The forms and signing requirements vary from state to state but often consist of the following types of forms:
- Waiver of Bond: If all heirs sign waivers of bond, the court will often waive the bond or set the minimal bond. Signatures on waivers for bond are not required but are often helpful.
- Waiver of Notice: In some cases, heirs have the option to waive their right to formal notice, all this means is that they don’t wish to receive official mail notifying them of various actions during the probate process. Signatures on waivers for notice are not required but are often helpful.
- Waiver of Accounting: The accounting is a formal outline of the finances and how they were handled during the probate process. Accounting can be beneficial to account for changes in assets and provide insight on the actions taken. However, in straightforward cases where there is no concern or discrepancies, it may make sense for heirs to waive the requirement. Signatures on waivers of accounting are not required but are often helpful (not accepted in all states).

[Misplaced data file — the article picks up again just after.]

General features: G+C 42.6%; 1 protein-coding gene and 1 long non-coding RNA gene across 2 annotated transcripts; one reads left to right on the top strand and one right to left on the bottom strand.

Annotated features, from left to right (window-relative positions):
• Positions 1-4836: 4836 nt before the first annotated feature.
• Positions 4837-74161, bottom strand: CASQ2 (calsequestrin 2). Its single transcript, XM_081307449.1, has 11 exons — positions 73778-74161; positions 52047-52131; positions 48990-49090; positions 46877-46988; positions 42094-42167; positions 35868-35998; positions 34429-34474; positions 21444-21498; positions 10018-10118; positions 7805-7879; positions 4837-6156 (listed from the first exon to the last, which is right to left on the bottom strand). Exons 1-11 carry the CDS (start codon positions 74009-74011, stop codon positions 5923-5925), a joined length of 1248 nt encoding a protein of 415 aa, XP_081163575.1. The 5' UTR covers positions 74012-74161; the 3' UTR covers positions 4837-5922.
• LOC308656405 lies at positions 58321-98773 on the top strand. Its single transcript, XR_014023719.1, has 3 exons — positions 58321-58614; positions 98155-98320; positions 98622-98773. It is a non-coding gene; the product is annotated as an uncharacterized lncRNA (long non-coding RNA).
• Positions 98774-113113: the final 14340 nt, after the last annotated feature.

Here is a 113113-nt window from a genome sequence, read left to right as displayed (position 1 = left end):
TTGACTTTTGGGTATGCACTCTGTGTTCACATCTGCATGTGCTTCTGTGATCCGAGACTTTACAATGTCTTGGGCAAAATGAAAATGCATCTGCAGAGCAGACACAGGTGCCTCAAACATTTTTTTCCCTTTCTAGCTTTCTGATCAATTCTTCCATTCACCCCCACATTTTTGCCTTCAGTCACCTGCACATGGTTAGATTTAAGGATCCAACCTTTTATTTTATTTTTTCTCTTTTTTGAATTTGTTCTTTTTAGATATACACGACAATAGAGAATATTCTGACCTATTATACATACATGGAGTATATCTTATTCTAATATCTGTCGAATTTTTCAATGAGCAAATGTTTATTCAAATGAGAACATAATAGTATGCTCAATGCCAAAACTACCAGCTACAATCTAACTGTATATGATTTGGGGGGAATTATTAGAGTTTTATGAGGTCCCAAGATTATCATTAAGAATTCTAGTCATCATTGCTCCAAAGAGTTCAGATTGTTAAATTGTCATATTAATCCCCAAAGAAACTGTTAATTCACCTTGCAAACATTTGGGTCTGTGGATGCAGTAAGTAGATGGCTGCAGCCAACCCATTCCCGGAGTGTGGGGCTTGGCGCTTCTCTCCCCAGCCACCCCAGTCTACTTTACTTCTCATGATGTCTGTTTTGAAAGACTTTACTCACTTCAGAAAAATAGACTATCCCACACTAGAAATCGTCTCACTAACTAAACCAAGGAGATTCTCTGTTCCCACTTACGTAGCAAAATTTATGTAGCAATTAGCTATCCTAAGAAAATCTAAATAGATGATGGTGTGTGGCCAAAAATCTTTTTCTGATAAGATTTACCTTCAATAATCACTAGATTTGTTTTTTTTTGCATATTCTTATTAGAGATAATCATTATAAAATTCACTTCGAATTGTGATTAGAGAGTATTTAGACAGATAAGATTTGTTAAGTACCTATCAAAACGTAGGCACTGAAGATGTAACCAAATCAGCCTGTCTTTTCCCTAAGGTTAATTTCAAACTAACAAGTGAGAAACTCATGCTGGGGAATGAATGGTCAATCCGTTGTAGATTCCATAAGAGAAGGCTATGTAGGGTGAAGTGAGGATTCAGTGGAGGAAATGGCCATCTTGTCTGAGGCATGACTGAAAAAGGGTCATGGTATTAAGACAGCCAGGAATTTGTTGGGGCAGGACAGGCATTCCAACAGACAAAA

- Consent: Consent forms are used to indicate an interested party has reviewed the information in the petition (or other filings), and agrees and consents to the document’s contents.
Some states require all interested parties to sign a consent before anyone is appointed.
- Renunciation/Waiver of Right to Appointment: A renunciation or Waiver of Right to appointment is used when there is an individual with equal or higher priority for appointment. This form is used to decline an appointment formally and often includes the option to nominate someone else to act.
- Receipt: These forms are often used when assets are distributed to heirs or beneficiaries to verify that they have received the assets they are entitled to. While not all courts require these forms, it’s a best practice to have heirs sign off verifying assets have been distributed so that all actions are accounted for.